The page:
I have to give Grossman credit here. He did simply pontificate about the Israeli-Palestinian conflict. He makes the conflict human by talking to those it impacts directly. At times, it seems like he must have taken incredible risks to do so, but he does not call attention to his efforts. Instead, he lets the people speak. There are few digressions in history or whatever might be called the bigger picture. He simply lets the people speak and positions himself as a recorder or perhaps interviewer (at most). And the picture, and this book was published in 1988, is not only not good, it is complicated and not good.
Part of the argument here reminds me (in both its content and its truth) of the argument made about slavery. We know (within limits) what being a slave did to people. What did being a slaveholder do to a person? We see here what being occupied does to individuals. The men and, it seems, teens sleeping in a warehouse because they can’t deal with the border on a regular basis, will haunt me. And what, Grossman asks (and I took myself as a part of the audience for this question) does being part of an occupying force do to a person?
I know this is being hailed as the first post-Brexit novel, and it does a great job of that. It is also a remarkable love story and continues Smith’s pattern of redefining time and language. I understand this is the first of a quartet – all based on the seasons – and I can’t wait for the rest. There is not much to say here. It is a complete and total masterpiece.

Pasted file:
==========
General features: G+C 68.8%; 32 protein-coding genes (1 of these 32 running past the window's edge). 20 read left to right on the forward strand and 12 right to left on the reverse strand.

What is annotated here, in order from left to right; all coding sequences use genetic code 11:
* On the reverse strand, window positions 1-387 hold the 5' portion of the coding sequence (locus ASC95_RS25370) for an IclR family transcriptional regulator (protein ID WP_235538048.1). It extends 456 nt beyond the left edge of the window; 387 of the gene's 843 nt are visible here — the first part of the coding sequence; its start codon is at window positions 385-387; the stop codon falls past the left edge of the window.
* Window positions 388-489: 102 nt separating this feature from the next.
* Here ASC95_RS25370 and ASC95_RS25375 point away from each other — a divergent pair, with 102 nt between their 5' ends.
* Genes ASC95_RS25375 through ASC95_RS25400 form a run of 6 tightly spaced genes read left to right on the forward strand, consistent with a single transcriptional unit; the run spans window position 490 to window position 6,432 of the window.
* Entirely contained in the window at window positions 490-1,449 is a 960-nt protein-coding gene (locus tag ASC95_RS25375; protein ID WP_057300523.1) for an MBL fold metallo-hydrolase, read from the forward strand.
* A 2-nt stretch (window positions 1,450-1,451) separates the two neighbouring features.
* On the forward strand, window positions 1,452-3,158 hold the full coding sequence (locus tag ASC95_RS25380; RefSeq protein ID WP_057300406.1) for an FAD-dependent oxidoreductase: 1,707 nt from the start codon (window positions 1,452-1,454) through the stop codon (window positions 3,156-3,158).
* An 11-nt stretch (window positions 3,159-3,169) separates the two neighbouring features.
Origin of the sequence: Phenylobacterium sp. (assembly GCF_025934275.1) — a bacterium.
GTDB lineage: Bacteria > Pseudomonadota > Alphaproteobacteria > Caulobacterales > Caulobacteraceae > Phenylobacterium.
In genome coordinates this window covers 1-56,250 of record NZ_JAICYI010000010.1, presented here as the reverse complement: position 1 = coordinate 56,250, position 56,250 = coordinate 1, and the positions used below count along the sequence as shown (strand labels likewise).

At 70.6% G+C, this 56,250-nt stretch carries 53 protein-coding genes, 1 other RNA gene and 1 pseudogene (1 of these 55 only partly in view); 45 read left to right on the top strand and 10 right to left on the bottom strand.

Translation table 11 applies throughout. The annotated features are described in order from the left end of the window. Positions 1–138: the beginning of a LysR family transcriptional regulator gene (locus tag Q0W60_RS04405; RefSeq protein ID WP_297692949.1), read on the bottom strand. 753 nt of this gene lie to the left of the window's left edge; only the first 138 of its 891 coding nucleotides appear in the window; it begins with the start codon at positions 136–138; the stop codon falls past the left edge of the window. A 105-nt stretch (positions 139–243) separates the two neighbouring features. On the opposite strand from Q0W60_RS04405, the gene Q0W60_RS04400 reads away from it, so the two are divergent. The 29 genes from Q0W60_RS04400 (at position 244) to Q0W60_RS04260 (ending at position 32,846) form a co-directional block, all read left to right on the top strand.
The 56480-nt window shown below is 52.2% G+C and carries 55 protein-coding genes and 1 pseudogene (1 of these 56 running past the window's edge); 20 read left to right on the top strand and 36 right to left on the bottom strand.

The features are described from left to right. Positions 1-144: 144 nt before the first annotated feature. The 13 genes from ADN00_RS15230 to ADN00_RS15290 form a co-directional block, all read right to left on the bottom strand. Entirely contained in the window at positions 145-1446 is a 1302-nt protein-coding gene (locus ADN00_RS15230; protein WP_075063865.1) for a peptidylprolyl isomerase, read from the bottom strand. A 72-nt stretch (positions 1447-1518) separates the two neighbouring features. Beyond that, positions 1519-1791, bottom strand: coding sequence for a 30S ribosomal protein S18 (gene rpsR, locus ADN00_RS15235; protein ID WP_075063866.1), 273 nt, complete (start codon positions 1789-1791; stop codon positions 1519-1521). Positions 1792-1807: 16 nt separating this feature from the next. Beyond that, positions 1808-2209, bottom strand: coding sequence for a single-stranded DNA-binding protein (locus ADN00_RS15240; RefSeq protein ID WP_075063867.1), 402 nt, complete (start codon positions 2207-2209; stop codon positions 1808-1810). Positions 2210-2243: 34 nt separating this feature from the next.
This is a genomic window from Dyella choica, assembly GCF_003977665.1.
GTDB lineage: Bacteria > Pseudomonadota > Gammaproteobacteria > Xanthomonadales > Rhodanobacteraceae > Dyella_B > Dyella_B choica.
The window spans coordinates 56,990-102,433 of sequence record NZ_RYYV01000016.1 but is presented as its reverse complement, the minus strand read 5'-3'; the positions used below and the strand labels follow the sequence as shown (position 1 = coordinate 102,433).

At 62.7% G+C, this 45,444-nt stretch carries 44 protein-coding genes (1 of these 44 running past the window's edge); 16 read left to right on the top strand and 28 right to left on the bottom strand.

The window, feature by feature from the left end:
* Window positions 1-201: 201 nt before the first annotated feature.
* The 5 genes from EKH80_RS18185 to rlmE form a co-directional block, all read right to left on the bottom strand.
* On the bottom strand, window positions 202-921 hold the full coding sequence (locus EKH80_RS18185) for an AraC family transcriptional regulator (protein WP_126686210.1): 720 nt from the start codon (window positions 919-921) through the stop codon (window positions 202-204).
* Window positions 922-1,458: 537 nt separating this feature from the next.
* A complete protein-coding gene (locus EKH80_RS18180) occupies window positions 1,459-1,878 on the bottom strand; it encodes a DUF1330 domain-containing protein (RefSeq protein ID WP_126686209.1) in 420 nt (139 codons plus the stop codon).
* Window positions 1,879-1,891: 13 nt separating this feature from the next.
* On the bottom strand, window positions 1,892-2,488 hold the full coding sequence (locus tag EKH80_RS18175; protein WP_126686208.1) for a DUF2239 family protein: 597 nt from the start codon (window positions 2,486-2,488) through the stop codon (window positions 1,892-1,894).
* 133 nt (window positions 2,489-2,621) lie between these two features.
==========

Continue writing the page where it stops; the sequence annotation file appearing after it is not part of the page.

This was an incredibly atmospheric read. I got the sense that there was always a constant drizzle and that people moved slowly, sometimes because of the heat and sometimes because there was no hurry to get to the limited places they could go. On one level, this book represents one of the slowest chase scenes in literary history. Somehow, I was profoundly engaged by the book, with its thoughtful contemplation of power and glory in all of their political, economic, military and religious (okay, especially religious) forms. The writing is dense and profound, the characters are fully human, and there are many memorable scenes. This is one worth reading and re-reading.
I mean, you can’t really argue with a Holocaust survivor when he writes about suffering, can you? And much of what Frankl says here makes sense, and his examples are compelling. Still, when he extrapolates a form of theory based on his experiences, I had more questions. Still, this thoughtful book packs a powerful punch, and I’d be interested in re-reading it and discussing it further. Unlike the others I took on a recent trip, I hung on to this one.
I was curious about Agnon because I learned he was a Nobel Prize winner. I enjoyed these satires. I think I ‘got’ most of them. Still, I wondered whether an author who was not Jewish could have written such things. Though Agnon seems to be hugely popular in Israel (they sell boxed sets), I am not particularly interested in reading more.
Perhaps it’s because I remember when this happened that I found Wright’s book very compelling. As in The Looming Tower, Wright creates a strong and balanced narrative. It is quite a thing to provide depth and nuance to public figures like Carter, Sadat, and Begin, but Wright does just that. He also incorporates a good balance of history to enable the reader to understand the origin of the points of dispute. Just a remarkable story of a remarkable accomplishment. Normally, I’m no fan of psychological arguments about historical events, but I think it works here.
This is my second Mishani mystery. I like his work – his flair for complex endings. I also think he creates effective and balanced female characters.
(Sorry there’s not more. I finished it on a trip and left it behind.)